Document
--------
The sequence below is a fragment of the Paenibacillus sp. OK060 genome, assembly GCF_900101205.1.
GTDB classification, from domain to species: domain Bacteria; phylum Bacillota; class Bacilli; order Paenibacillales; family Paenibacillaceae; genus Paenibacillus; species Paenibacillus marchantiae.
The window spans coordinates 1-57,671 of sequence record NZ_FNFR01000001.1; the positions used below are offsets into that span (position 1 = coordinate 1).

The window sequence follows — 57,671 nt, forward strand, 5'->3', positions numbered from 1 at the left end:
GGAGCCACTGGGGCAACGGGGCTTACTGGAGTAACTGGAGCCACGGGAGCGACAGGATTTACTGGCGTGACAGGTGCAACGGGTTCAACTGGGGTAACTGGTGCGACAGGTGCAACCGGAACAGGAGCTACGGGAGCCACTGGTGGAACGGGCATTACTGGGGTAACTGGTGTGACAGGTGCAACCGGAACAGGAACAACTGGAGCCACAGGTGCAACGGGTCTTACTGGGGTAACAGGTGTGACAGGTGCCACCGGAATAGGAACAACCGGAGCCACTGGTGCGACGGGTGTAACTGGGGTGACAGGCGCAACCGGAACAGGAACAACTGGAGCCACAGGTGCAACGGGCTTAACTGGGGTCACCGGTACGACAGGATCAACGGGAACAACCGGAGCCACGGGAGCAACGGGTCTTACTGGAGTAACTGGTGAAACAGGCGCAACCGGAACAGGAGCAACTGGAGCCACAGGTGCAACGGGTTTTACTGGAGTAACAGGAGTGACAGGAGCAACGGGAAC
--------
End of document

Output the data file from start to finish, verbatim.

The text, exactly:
The sequence below is a fragment of the Paenibacillus sp. OK060 genome, assembly GCF_900101205.1.
GTDB classification, from domain to species: domain Bacteria; phylum Bacillota; class Bacilli; order Paenibacillales; family Paenibacillaceae; genus Paenibacillus; species Paenibacillus marchantiae.
The window spans coordinates 1-57,671 of sequence record NZ_FNFR01000001.1; the positions used below are offsets into that span (position 1 = coordinate 1).

The window sequence follows — 57,671 nt, forward strand, 5'->3', positions numbered from 1 at the left end:
GGAGCCACTGGGGCAACGGGGCTTACTGGAGTAACTGGAGCCACGGGAGCGACAGGATTTACTGGCGTGACAGGTGCAACGGGTTCAACTGGGGTAACTGGTGCGACAGGTGCAACCGGAACAGGAGCTACGGGAGCCACTGGTGGAACGGGCATTACTGGGGTAACTGGTGTGACAGGTGCAACCGGAACAGGAACAACTGGAGCCACAGGTGCAACGGGTCTTACTGGGGTAACAGGTGTGACAGGTGCCACCGGAATAGGAACAACCGGAGCCACTGGTGCGACGGGTGTAACTGGGGTGACAGGCGCAACCGGAACAGGAACAACTGGAGCCACAGGTGCAACGGGCTTAACTGGGGTCACCGGTACGACAGGATCAACGGGAACAACCGGAGCCACGGGAGCAACGGGTCTTACTGGAGTAACTGGTGAAACAGGCGCAACCGGAACAGGAGCAACTGGAGCCACAGGTGCAACGGGTTTTACTGGAGTAACAGGAGTGACAGGAGCAACGGGAAC